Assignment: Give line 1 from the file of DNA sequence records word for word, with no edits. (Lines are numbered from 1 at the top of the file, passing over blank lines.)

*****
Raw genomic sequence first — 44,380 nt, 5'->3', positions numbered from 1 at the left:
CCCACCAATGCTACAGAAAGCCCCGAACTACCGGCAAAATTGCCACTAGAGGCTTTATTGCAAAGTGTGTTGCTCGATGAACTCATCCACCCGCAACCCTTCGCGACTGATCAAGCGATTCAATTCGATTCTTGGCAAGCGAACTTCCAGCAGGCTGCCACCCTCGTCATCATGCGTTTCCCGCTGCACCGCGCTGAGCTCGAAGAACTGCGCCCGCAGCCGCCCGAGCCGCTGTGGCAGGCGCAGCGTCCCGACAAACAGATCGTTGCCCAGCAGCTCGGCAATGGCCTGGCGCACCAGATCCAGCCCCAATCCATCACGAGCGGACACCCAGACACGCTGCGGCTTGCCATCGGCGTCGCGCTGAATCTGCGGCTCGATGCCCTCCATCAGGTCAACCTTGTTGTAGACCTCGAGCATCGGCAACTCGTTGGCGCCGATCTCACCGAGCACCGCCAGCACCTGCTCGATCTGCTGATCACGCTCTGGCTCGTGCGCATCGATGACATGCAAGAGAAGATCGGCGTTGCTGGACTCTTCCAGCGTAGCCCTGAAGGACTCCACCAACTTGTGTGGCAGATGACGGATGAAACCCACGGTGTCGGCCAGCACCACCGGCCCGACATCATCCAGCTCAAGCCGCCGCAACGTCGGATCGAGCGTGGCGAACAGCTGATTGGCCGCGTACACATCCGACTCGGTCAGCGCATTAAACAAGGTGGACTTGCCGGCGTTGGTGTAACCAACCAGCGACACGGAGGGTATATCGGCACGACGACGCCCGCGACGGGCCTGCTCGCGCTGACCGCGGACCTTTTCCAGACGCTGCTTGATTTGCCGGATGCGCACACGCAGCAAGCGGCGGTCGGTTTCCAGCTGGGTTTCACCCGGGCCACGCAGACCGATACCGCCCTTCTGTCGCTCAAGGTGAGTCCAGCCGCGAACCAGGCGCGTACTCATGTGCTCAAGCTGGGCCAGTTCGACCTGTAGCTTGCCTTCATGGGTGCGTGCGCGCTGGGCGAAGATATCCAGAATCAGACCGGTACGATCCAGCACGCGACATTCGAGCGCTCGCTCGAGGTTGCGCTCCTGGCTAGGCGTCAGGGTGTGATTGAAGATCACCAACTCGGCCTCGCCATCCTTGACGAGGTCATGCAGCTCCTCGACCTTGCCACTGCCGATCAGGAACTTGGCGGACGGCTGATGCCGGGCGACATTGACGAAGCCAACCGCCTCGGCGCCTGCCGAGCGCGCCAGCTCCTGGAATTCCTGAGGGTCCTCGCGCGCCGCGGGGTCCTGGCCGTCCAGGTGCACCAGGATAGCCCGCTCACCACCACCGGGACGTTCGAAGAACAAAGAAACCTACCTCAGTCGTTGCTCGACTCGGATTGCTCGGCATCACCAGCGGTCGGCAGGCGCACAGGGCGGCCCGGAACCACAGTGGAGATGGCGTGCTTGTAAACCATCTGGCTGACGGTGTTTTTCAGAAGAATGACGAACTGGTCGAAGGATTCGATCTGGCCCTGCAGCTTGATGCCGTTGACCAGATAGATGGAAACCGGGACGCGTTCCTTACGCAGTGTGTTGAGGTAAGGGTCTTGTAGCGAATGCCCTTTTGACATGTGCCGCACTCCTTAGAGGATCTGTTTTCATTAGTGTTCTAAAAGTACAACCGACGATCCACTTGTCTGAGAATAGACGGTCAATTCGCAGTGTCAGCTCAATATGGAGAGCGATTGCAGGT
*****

Raw genomic sequence first — 44,380 nt, 5'->3', positions numbered from 1 at the left: